The government passed the immensely significant Education Act of 1944 for England and Wales in readiness for post-WW2 social reforms. It is also known as the ‘Butler Act’, as its forward-thinking proposer was Rab Butler, a Conservative politician of great repute. The Act created a separate tier of education for 11- to 15-year-olds, called ‘secondary education’, with the younger students assigned to ‘primary education’.
As students had previously been in single ‘elementary’ schools up to the age of 14, this resulted in new schools being built. It also encouraged more school leavers to consider moving onto higher education. Another result was the creation of the 11-plus entrance exam for grammar schools, as the idea was that children should be given the opportunity for high-grade education according to their intellect rather than their family’s finances.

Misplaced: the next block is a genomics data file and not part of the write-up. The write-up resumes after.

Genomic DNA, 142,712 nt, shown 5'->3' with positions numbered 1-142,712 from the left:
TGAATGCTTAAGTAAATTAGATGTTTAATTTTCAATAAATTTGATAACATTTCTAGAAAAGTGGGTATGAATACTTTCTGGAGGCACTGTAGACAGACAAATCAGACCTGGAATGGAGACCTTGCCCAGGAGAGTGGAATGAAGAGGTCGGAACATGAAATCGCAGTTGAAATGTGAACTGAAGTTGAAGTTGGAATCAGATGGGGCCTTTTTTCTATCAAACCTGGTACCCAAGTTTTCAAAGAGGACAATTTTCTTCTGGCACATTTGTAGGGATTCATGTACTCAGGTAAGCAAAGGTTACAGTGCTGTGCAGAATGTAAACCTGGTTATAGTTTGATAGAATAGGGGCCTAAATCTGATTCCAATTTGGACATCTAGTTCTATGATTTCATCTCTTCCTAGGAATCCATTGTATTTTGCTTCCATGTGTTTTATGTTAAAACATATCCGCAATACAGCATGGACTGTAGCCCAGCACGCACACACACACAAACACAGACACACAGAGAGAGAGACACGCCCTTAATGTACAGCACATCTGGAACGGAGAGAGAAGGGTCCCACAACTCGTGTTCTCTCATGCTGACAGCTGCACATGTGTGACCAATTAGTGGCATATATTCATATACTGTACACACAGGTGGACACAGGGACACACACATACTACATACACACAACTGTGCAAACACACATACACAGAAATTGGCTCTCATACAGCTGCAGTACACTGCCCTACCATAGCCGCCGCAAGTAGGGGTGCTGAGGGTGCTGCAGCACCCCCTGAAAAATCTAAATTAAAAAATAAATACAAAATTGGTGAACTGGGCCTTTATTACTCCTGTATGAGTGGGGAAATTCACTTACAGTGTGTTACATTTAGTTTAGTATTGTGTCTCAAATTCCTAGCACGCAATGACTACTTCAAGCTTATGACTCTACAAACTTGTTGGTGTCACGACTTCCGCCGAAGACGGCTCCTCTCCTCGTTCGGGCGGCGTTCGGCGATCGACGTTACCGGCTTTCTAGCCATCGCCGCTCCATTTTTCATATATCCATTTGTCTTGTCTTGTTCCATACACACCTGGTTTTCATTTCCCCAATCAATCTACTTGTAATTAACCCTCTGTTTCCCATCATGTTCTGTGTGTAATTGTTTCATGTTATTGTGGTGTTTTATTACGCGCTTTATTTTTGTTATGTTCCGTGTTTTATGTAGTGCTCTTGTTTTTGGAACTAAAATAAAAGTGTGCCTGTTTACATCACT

Those who did not pass the exam went mainly to the new secondary modern schools. There were supposed to be ‘technical’ schools as well, but in practice these were too expensive to equip so did not really materialise. Many of the already existing church schools changed to ‘voluntary-aided’ status, which allowed them to remain as they were but receive state subsidies.
(Image of secondary modern school built after the Butler Act: Dave Croker at geograph.org.uk / CC BY-SA 2.0)